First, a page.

A good work-life balance, working alongside other experienced clinicians, and caring for patients from Hull to Milton Keynes without even leaving the 999 control room – we spent the day with CAT nurse Cate Barron to find out how her role makes a difference to the lives of people in the East Midlands.
In her career as a nurse, Cate Barron had never considered that there might be the opportunity to work in the ambulance 999 control room and use her skills to help the five million people who call the East Midlands their home.
The 46-year-old Clinical Assessment Team (CAT) nurse from Derby says: “To be honest, I didn’t even know the ambulance service had nurses until my husband – a paramedic – mentioned it.
“This job suits me so well as it gives me a better work-life balance compared to previous roles; I finish my shifts on time, I have a rota so I can plan my life and can commit to picking my children up from their various after-school activities.
“It also really enriches my skills, in terms of listening to patients to really understand what’s going on and working with pathways and patients across the whole of the East Midlands, but also it helps me to see the bigger picture of EMAS and the wider NHS.”
Throughout her career, Cate has worked across a wide range of specialties including end-of-life care, geriatrics and endoscopy, as well as general nursing. She also spent eight years working with NHS Direct before it became NHS111, and more recently supported students with additional needs at Derby University.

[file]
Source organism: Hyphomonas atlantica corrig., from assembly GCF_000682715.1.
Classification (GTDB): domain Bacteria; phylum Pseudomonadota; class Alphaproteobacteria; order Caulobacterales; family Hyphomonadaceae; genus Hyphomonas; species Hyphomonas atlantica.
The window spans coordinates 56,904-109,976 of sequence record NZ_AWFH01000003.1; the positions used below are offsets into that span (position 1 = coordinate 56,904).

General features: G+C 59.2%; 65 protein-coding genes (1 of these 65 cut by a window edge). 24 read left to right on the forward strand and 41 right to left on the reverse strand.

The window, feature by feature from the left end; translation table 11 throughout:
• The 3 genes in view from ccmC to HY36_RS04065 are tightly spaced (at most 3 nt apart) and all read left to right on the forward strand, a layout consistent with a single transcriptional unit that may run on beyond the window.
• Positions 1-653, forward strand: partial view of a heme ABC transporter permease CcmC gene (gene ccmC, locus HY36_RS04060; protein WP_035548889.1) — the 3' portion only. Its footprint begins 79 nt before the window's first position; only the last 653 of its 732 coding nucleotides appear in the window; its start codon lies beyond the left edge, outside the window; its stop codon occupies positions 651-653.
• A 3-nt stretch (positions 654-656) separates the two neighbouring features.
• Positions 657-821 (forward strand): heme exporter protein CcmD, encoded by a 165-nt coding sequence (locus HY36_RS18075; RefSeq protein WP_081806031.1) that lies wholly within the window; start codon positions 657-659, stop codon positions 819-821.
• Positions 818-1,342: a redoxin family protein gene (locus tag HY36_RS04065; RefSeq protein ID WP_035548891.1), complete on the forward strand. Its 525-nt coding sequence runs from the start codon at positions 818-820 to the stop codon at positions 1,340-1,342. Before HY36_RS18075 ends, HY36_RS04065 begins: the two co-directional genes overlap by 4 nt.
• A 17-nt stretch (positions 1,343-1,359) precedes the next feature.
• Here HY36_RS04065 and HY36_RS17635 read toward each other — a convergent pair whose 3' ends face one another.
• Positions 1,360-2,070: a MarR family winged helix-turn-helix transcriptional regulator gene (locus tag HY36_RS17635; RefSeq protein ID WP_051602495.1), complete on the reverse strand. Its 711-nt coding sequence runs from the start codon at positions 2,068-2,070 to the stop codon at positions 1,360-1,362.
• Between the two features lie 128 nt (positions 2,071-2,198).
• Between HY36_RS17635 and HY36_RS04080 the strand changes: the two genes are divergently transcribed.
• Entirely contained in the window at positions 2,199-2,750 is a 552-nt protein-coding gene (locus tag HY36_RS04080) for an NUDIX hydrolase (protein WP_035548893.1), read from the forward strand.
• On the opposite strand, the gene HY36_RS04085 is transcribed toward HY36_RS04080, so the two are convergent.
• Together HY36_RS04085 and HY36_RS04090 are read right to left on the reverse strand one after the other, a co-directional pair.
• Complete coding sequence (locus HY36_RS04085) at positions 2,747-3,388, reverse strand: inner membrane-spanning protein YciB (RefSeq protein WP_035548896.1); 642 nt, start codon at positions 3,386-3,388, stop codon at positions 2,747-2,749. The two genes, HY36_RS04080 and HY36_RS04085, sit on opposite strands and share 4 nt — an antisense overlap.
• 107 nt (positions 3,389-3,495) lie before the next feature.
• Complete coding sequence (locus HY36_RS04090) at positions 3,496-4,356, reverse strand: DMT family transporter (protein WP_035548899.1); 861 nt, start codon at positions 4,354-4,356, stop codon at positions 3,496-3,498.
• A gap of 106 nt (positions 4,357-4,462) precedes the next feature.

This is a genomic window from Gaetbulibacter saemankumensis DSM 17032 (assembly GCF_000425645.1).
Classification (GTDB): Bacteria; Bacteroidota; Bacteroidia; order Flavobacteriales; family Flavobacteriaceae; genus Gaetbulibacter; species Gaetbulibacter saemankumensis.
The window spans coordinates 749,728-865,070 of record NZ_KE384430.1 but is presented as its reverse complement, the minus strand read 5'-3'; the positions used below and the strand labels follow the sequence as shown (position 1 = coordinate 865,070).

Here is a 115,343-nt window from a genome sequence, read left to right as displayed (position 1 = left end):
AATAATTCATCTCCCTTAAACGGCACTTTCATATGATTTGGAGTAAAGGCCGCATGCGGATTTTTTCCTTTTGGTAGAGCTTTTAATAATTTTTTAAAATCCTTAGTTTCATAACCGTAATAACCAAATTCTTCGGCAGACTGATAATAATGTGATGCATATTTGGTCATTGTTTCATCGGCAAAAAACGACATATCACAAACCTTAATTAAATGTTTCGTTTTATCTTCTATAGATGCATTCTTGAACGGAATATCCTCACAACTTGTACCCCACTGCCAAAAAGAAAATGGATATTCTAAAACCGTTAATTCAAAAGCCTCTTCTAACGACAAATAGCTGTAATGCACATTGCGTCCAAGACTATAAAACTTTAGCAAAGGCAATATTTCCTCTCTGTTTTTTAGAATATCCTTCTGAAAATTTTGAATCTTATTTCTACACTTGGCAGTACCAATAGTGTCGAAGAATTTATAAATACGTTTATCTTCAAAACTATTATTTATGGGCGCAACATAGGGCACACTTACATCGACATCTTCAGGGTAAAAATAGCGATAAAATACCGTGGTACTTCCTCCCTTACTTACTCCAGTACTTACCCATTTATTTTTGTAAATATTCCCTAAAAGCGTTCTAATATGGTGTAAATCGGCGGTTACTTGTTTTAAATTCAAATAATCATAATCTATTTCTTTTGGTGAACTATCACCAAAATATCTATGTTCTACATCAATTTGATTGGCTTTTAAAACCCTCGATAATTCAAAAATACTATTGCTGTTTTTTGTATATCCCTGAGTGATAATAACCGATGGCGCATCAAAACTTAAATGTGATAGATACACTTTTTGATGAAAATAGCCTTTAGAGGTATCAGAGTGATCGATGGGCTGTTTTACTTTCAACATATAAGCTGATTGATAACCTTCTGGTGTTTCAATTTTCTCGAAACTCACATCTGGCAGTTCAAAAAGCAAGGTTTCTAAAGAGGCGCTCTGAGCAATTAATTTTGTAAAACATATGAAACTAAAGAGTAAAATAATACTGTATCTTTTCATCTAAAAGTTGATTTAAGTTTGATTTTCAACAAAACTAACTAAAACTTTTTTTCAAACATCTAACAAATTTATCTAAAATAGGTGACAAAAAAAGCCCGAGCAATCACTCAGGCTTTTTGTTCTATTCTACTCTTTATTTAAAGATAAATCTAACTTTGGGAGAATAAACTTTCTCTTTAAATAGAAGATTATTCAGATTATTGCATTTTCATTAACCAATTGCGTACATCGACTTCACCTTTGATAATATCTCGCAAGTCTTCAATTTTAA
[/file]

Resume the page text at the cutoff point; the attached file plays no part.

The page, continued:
In August 2019 she joined EMAS in the CAT team based at the 999 control room in Nuthall, Nottinghamshire, and each day at work she will take on one of two roles – either telephone consultation or navigating.
Cate’s day normally starts at around 4.15am so she has time to shower and have coffee, before getting to work for a 6.30am start. When she arrives at the control room, the first thing she does is set up her desk and check the daily allocation sheet to see if she is working on telephone consultation or navigating.
Cate says: “It can be challenging because the volume of work expands rapidly at different points during the day. For example, over the last couple of hours we’ve gone from 14 calls on the stack to 124 calls.
“It’s also hard to see some of these patients waiting a long time for help and being unable to do anything about it.
“I have to remember to focus on one patient at a time, and to trust whoever is on navigation duty that day to highlight anything that really can’t wait.”
Navigating is where the clinician is responsible for ‘the stack’ – the less urgent patients who are currently waiting for an ambulance but there isn’t one available to send to them yet.
Cate explains: “My job is to go into each call on the stack and organise the order of patients so that out of everyone waiting, the person with the most serious injury or illness receives the next available emergency ambulance.
“When I’m going into the calls, I’m looking for anything in the notes which might mean that the patient actually needs to be made a higher priority, and I have the ability to upgrade a call based on clinical judgement if it’s needed.”
When she is on navigation duty, Cate is in near-constant contact with her dispatch colleagues and managers in her control room, at the 999 control room in Bracebridge Heath in Lincolnshire, and other clinical colleagues who are home-based since the pandemic.